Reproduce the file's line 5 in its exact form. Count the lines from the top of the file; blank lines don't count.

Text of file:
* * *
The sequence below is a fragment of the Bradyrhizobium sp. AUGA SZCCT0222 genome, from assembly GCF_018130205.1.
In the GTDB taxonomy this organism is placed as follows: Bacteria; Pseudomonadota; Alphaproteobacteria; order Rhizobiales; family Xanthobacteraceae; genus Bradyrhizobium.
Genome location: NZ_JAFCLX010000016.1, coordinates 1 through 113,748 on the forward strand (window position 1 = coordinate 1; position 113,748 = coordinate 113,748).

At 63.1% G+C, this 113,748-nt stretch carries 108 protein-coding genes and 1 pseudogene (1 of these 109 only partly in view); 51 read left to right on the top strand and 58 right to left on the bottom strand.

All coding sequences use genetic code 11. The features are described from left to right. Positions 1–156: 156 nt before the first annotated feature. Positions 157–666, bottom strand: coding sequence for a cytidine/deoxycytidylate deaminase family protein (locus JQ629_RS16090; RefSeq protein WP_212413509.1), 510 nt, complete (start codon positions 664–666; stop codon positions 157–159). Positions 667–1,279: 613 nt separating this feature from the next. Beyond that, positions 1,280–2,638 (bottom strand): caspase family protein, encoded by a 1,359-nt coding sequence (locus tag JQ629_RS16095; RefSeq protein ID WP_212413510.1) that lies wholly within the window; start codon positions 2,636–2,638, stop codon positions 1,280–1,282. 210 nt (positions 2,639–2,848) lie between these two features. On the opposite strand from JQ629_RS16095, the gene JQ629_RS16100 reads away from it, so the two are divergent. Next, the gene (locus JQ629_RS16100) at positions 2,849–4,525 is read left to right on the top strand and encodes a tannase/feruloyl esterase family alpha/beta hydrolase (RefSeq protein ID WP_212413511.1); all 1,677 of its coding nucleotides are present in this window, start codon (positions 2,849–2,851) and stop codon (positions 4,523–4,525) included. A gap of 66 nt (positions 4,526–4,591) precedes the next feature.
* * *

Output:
All coding sequences use genetic code 11. The features are described from left to right. Positions 1–156: 156 nt before the first annotated feature. Positions 157–666, bottom strand: coding sequence for a cytidine/deoxycytidylate deaminase family protein (locus JQ629_RS16090; RefSeq protein WP_212413509.1), 510 nt, complete (start codon positions 664–666; stop codon positions 157–159). Positions 667–1,279: 613 nt separating this feature from the next. Beyond that, positions 1,280–2,638 (bottom strand): caspase family protein, encoded by a 1,359-nt coding sequence (locus tag JQ629_RS16095; RefSeq protein ID WP_212413510.1) that lies wholly within the window; start codon positions 2,636–2,638, stop codon positions 1,280–1,282. 210 nt (positions 2,639–2,848) lie between these two features. On the opposite strand from JQ629_RS16095, the gene JQ629_RS16100 reads away from it, so the two are divergent. Next, the gene (locus JQ629_RS16100) at positions 2,849–4,525 is read left to right on the top strand and encodes a tannase/feruloyl esterase family alpha/beta hydrolase (RefSeq protein ID WP_212413511.1); all 1,677 of its coding nucleotides are present in this window, start codon (positions 2,849–2,851) and stop codon (positions 4,523–4,525) included. A gap of 66 nt (positions 4,526–4,591) precedes the next feature.